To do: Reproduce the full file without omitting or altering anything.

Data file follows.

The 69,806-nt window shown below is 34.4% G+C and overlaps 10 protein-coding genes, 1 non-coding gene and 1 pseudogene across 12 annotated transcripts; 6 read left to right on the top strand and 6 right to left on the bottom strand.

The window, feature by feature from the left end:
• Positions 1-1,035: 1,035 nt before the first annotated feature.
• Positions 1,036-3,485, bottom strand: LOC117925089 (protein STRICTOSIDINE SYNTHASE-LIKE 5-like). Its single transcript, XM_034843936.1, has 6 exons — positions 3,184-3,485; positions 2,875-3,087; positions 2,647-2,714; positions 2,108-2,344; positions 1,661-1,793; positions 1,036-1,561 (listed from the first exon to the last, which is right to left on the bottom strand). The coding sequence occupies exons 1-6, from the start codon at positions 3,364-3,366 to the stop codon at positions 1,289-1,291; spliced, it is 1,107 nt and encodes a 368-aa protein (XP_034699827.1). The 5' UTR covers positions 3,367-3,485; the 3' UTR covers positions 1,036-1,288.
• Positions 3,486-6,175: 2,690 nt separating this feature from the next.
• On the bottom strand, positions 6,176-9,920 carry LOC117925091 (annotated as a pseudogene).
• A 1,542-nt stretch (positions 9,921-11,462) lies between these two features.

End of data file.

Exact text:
The 69,806-nt window shown below is 34.4% G+C and overlaps 10 protein-coding genes, 1 non-coding gene and 1 pseudogene across 12 annotated transcripts; 6 read left to right on the top strand and 6 right to left on the bottom strand.

The window, feature by feature from the left end:
• Positions 1-1,035: 1,035 nt before the first annotated feature.
• Positions 1,036-3,485, bottom strand: LOC117925089 (protein STRICTOSIDINE SYNTHASE-LIKE 5-like). Its single transcript, XM_034843936.1, has 6 exons — positions 3,184-3,485; positions 2,875-3,087; positions 2,647-2,714; positions 2,108-2,344; positions 1,661-1,793; positions 1,036-1,561 (listed from the first exon to the last, which is right to left on the bottom strand). The coding sequence occupies exons 1-6, from the start codon at positions 3,364-3,366 to the stop codon at positions 1,289-1,291; spliced, it is 1,107 nt and encodes a 368-aa protein (XP_034699827.1). The 5' UTR covers positions 3,367-3,485; the 3' UTR covers positions 1,036-1,288.
• Positions 3,486-6,175: 2,690 nt separating this feature from the next.
• On the bottom strand, positions 6,176-9,920 carry LOC117925091 (annotated as a pseudogene).
• A 1,542-nt stretch (positions 9,921-11,462) lies between these two features.